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The City welcomes the opportunity to work with suppliers. Any individual or company may do business with the City of Edmonton, when they are able to provide the needed products or services which meet our budget, quality expectation, delivery timeline and other criteria which may be in place for a particular product. 

The City of Edmonton spends approximately $1 billion annually on a wide range of goods, services, construction, and intellectual property rights.

Procurement/Tendering Opportunities

The City of Edmonton posts procurement opportunities, known as sourcing events, in SAP Ariba Discovery. Suppliers interested in bidding on a City sourcing event must submit their bid online using SAP Ariba. The City no longer accepts paper bid submissions.

The City uses the Ariba Network to issue purchase orders and receive invoices from contracted suppliers. 

See for more information.

Due to the vast number of suppliers who are able and interested in providing goods and services, the City of Edmonton does not have a list of preferred suppliers.

Trade Agreements and Competitive Procurement

The City, as a public sector organization, is obligated to adhere to various trade agreements, including the New West Partnership Trade Agreement (NWPTA), Comprehensive Economic and Trade Agreement (CETA) and Canadian Free Trade Agreement (CFTA). 

A common impact of the trade agreements is that the City is required to undertake a competitive procurement process, and publicly post, for any purchase valued above $75,000 for goods and services and above $200,000 for construction.

Competitive procurement opportunities are posted on SAP Ariba Discovery.

Understanding the City's Procurement Processes Videos

Our Standards and Policies

Professionalism and Fairness in Purchasing

The Corporate Procurement and Supply Services branch proudly follows the ethical codes of the Supply Chain Management Association, the National Institute of Government Purchasers, and the City of Edmonton itself.

The City is committed to ensuring fair treatment of bidders in its tendering processes and to providing feedback on bid evaluations.

Due to the vast number of suppliers who are able and interested in providing goods and services, the City of Edmonton does not have a list of preferred suppliers.

Procedural Barriers

We may not be able to do business with you if we are already committed to a contract with someone else, or if you are:

  • In a conflict of interest
  • Contracting with Parties who are in Litigation with the City
  • Lacking required certifications, insurance, or bonding

Conflict of Interest Procedures

The City has Conflict of Interest Procedures to address personal relationships between City employees and suppliers. Be aware of the different types of conflicts and ensure any potential issues are addressed well in advance. 

Conflict of Interest of Employees Participating in City Procurements
Conflict of Interest Related to Members of Civic Agencies
Conflict of Interest After City Employment

Sustainable Procurement Policy

The City integrates economic, quality, environmental and social value considerations into procurement processes for goods, services and construction projects, to the extent permitted by the City’s trade agreement obligations. 

The umbrella of the Sustainable Procurement Policy includes ethical standards, environmental sustainability and social value considerations.

Sustainable Procurement Policy

The Supplier Code of Conduct

The goal of the Supplier Code of Conduct is to ensure safe and healthy workplaces for the people who make and supply goods, and provide construction, intellectual property rights and services for the City, where conditions meet internationally agreed upon standards as embodied in the many conventions of the International Labour Organization (ILO). The Code ensures the City maintains its integrity as a public institution by contracting only with suppliers who support ethical business practices.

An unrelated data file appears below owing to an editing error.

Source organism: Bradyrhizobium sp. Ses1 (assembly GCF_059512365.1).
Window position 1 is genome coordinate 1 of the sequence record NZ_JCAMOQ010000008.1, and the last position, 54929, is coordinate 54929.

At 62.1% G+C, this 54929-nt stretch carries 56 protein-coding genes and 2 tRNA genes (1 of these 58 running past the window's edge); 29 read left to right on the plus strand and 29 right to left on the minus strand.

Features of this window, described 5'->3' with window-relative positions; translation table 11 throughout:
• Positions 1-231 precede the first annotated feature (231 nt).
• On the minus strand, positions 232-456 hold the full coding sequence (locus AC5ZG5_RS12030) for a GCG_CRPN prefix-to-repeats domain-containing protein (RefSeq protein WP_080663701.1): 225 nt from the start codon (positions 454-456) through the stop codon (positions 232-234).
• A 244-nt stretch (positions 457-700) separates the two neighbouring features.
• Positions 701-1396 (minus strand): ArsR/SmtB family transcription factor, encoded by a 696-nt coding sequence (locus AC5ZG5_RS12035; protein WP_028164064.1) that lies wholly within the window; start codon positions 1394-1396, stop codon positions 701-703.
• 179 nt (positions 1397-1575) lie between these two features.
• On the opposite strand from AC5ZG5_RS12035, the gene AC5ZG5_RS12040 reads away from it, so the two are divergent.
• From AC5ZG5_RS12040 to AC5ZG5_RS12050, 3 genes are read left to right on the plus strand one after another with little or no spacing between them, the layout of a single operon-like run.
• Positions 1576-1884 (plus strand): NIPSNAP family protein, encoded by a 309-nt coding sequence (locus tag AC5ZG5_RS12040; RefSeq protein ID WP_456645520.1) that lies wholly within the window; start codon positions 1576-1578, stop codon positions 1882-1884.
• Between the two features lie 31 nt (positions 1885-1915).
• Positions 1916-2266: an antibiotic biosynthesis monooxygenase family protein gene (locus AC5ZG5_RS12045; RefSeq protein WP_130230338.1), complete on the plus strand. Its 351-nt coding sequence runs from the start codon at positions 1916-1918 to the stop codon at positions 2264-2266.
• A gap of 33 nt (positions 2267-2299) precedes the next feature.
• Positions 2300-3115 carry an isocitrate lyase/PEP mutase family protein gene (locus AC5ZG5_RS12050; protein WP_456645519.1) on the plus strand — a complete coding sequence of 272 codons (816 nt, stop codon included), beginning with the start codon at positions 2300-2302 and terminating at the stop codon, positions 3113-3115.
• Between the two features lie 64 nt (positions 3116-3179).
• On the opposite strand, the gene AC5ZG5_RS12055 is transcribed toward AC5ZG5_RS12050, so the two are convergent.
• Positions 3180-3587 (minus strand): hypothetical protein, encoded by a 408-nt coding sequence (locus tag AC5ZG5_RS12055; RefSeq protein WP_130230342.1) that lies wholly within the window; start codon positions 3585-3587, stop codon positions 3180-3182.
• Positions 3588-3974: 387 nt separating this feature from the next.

The standards set out in this Code are based on a set of fundamental ILO labour conventions that directly support the Universal Declaration of Human Rights. These conventions set out minimum standards for working conditions. 

Adherence to the City’s Supplier Code of Conduct will facilitate supplier compliance with the fundamental labour conventions of the ILO, relevant laws, and other applicable environmental and ethical standards; however, suppliers and their subcontractors are responsible for ensuring that they are in compliance with relevant laws and standards.    

IT Standards for RFPs and Tenders

Please refer to the following documents before submitting an Information Technology (IT) Request for Proposal (RFP):

City of Edmonton RFP Infrastructure Standards

City of Edmonton Device Standards

City of Edmonton G Suite Marketplace Apps Integration Standards and Guidelines

Freedom of Information

All documents submitted to the City of Edmonton are subject to the protection and disclosure provisions of the provincial Freedom of Information and Protection of Privacy Act (FOIP).

Living Wage Policy

Edmonton City Council approved a revised Living Wage Policy for City of Edmonton Employees and Employees of Contracted Services on November 5, 2019.

Administration implemented the living wage criteria for staff of contracted services who perform duties on City Property — including parks, roadways and facilities.

Living wage is generally defined as the minimum amount a person must earn to pay for the basic costs of living for oneself and one’s family within a specific geographic community. 

Unlike minimum wage, which is set by the Provincial Government and requires all employers pay at least the minimum wage, a Living Wage is not required by law. Edmonton’s Living wage is calculated annually by the Edmonton Social Planning Council.

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